Friday, June 26, 2009

Channeling Jane in a leopard tankini...

Vacation…Webster defines a vacation as a period spent away from home or business in travel or recreation. We bank our time and save our money planning for that perfect vacation. We each have our own version of what that vacation would entail. For me, heck, all I need is a good book, some celebrity mags, a comfortable beach chair and a steady stream of libations served to me with little umbrellas by a waiter on the beach, preferably a cute one. Others may appreciate spending their time strolling the streets of Paris with a French dictionary in their pocket, eating coconut macaroons while navigating the sky for the closest way to the Eiffel Tower. But you get my drift.

During the first 10 years of my marriage, the Big Cheese* and I have been fortunate enough to take some great vacations, both to the beach and traveling across the globe. These trips, overall were never that adventurous and mostly consisted of good food, strong drinks and lots of R&R.

So how on earth now, after having two children, a sore hip and 10% more body fat have our vacations turned into one never ending commercial for Bass Pro Shops Superstore. Now a giant outdoor nightmare, complete with real sweat, bug spray, Merrel shoes and a handheld GPS. Bye-bye pina coladas, island dance clubs and sleeping through breakfast. Hello waking up at the butt crack of dawn, bug bites the size of quarters and the ever popular game of “Hey Cheese*, don’t touch that mushroom, its poisonous. Goodbye private bathrooms-- hello squatting in two feet of stagnant water pretending to look for fish while you pee, in PUBLIC.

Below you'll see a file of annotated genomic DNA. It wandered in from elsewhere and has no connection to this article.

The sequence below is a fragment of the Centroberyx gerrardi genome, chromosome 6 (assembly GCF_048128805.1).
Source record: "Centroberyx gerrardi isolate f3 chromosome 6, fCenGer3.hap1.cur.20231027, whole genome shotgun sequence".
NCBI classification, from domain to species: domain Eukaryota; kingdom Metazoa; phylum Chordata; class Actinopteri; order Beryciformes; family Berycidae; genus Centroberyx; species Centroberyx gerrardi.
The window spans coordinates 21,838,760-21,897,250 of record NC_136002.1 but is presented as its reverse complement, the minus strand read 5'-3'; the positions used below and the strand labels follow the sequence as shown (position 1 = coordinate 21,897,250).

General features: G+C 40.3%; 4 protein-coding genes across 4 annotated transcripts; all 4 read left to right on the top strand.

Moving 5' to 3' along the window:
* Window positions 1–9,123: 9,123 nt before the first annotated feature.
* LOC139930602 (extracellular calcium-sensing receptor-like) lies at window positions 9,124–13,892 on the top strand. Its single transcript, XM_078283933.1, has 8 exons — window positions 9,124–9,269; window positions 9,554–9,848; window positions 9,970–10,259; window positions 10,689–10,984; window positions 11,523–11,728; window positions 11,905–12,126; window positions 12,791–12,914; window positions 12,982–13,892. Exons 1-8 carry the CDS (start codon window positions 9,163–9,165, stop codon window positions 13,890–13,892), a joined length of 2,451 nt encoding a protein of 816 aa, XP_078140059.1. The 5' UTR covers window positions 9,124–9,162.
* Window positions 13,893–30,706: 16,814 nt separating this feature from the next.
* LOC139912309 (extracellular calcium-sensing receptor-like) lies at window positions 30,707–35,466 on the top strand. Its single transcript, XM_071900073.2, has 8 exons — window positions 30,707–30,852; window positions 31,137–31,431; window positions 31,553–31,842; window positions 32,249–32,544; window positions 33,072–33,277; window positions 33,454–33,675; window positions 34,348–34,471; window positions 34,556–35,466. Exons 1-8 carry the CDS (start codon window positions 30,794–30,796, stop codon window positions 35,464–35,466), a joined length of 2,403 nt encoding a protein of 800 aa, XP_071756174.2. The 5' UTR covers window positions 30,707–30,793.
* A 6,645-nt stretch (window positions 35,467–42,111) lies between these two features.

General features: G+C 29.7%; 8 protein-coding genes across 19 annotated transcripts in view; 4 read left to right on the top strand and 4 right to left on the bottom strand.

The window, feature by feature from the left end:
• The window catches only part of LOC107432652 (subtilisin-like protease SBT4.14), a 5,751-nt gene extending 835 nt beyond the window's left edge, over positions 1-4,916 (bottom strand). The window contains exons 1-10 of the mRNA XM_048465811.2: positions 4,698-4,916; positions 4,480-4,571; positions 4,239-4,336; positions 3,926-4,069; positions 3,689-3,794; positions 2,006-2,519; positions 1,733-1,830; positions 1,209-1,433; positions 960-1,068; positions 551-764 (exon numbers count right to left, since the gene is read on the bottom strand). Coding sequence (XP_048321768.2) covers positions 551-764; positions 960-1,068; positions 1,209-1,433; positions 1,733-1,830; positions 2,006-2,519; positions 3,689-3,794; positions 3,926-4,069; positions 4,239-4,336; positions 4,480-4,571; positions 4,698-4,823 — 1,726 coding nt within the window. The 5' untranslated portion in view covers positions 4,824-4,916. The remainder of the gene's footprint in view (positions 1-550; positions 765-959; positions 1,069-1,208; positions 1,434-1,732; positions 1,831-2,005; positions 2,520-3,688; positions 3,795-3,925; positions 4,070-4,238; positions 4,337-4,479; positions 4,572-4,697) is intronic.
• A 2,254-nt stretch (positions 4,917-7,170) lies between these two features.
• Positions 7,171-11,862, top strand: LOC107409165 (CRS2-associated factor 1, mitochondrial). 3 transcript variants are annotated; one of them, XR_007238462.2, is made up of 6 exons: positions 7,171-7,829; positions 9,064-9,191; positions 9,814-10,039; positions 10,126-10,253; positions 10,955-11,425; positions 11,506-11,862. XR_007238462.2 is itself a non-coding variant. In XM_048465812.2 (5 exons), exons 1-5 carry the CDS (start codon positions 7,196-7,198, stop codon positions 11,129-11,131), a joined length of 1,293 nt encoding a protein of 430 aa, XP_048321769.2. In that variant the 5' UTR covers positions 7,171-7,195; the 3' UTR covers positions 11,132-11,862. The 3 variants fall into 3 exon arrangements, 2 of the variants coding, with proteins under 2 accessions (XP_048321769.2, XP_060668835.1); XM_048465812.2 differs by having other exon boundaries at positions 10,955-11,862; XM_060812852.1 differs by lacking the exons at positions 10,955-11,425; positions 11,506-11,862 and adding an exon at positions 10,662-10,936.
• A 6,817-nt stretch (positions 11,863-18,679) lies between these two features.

Our most recent vacation or I should say excursion brought us to woods of North Carolina. I was looking forward to a nice quiet week visiting my parents in their log cabin. I didn't have much planned, I would mostly spend the time catching up on my soaps, joining in happy hour at 4:30pm, followed by a couple of games of penny canasta and concluding on the couch watching a 9pm rerun of Law & Order. Instead on day two, before I had a chance to finish my first cup of coffee and make a plan for the day the Big Cheese* had loaded the kids and me into the minivan and we driving straight into the Pisgah National Forest. Instead of catching up on Days of Our Lives, I spent my day screaming for my life, sliding down a 150 foot giant rock into a 7 foot pool of freezing cold water. I kept thinking each time I face planted into the ice cold water, after getting back my breath and pulling my wedgie out of my in the hell did he find this place? What did he Google “dangerous slippery natural waterside, located in the godforsaken underbrush of the Pisgah National Forest”?